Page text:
23 February 2005 First principles' imaging performance evaluation of CCD- and CMOS-based digital camera systems
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Abstract
The new generation of Digital Still Cameras (DSCs) provide a capability of capturing raw data that make it possible to measure the fundamental metrics of the camera. Although CCDs are used in a majority of DSCs, the number of cameras with CMOS-based sensors are increasing. Using first principles, the performance of comparable CCD and CMOS- based DSCs are measured. The performance metrics measured are electronic noise, signal-to-noise ratio, linearity, dynamic range, resolution, and sensitivity. The dark noise and dark current are measured as a function of exposure time and ISO speed. The signal response and signal-to-noise response are measured as a function of intensity and ISO speed. The resolution is measured in terms of the Modulation Transfer Function (MTF) using both raw and rendered data. The spectral sensitivity is measured in terms of camera constants at several wavelengths. Subjective image quality is also measured using scenes that exhibit limiting performance. The ISO speed performance is compared against a film camera.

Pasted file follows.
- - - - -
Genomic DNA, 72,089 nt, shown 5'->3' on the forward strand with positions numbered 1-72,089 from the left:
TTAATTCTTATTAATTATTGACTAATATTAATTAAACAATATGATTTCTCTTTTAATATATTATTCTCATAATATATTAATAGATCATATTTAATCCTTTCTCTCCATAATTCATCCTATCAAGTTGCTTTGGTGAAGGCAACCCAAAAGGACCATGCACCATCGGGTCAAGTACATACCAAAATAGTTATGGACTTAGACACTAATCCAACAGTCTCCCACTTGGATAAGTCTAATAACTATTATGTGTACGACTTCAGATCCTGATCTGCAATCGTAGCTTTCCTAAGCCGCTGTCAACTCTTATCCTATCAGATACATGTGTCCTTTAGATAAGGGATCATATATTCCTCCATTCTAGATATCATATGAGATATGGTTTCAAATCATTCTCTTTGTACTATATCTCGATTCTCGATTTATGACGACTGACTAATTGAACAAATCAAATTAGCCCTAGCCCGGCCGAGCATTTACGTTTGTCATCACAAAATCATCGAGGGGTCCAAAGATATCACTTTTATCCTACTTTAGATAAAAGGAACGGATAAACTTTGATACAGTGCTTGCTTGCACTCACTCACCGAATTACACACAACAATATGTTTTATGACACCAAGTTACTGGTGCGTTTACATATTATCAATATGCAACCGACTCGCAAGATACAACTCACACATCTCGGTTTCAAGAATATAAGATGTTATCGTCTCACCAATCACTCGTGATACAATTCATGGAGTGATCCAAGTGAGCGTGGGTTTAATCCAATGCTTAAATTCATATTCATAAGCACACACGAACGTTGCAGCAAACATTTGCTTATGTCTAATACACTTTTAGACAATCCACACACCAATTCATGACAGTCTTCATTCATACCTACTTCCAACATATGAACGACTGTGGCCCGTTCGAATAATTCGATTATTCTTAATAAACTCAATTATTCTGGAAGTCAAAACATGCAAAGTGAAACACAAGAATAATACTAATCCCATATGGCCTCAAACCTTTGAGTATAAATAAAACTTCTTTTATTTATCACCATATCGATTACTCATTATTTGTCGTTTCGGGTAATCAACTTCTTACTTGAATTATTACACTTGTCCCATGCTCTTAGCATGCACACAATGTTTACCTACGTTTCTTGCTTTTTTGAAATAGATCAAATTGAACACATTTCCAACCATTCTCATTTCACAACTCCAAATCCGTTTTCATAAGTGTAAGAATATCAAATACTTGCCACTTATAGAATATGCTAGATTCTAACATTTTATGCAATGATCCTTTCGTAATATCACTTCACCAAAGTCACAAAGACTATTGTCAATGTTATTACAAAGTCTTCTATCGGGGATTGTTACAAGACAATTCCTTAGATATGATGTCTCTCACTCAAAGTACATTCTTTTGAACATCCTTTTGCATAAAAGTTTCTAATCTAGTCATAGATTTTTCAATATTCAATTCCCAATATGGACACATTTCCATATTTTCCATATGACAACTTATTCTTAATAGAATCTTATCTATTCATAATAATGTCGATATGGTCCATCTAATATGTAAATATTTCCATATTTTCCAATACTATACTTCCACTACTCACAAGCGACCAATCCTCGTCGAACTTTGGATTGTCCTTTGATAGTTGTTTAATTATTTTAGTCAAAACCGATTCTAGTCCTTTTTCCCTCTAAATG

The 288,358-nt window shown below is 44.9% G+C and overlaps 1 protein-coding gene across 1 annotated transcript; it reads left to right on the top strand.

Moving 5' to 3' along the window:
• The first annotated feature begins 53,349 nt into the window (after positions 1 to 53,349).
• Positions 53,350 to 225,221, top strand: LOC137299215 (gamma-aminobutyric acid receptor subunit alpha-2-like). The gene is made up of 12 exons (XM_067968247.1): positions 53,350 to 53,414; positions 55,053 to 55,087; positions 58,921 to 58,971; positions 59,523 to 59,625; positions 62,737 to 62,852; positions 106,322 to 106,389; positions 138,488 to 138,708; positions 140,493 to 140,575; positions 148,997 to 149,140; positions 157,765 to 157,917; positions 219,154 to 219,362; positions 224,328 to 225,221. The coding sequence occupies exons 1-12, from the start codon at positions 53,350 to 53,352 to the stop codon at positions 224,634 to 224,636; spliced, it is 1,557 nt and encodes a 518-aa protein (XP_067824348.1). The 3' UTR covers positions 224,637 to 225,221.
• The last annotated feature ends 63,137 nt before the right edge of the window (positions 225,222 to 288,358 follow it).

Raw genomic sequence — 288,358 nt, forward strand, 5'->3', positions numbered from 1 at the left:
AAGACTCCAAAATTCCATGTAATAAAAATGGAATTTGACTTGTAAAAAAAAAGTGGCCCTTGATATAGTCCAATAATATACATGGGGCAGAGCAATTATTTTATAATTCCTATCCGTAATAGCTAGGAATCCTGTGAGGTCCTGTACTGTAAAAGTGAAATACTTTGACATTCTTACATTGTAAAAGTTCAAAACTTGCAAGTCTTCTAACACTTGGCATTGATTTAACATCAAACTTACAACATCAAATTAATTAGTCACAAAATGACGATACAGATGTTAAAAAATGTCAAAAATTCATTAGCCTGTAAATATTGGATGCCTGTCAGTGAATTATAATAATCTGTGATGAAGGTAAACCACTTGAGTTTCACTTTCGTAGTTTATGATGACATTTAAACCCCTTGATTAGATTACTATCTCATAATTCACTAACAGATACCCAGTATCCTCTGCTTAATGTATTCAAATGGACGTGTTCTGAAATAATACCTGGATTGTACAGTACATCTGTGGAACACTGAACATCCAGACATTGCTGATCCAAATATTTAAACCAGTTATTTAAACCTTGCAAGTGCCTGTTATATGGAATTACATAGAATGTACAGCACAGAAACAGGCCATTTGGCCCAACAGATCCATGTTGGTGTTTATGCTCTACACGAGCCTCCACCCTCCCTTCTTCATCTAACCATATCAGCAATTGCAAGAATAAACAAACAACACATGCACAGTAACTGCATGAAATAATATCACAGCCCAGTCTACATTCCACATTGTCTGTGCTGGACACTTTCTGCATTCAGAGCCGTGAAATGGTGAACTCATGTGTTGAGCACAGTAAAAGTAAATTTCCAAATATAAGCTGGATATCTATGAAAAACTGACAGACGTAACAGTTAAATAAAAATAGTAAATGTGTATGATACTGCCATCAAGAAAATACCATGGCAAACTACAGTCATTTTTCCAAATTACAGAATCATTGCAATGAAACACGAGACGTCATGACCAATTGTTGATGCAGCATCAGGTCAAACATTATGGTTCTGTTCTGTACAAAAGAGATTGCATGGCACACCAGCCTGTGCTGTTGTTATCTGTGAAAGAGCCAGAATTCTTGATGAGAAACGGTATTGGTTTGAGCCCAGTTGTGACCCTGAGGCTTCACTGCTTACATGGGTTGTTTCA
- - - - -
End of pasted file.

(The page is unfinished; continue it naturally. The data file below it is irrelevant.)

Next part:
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Brian G. Rodricks, Brian G. Rodricks, Kartik Venkataraman, Kartik Venkataraman, } "First principles' imaging performance evaluation of CCD- and CMOS-based digital camera systems", Proc. SPIE 5678, Digital Photography, (23 February 2005); doi: 10.1117/12.586288; https://doi.org/10.1117/12.586288
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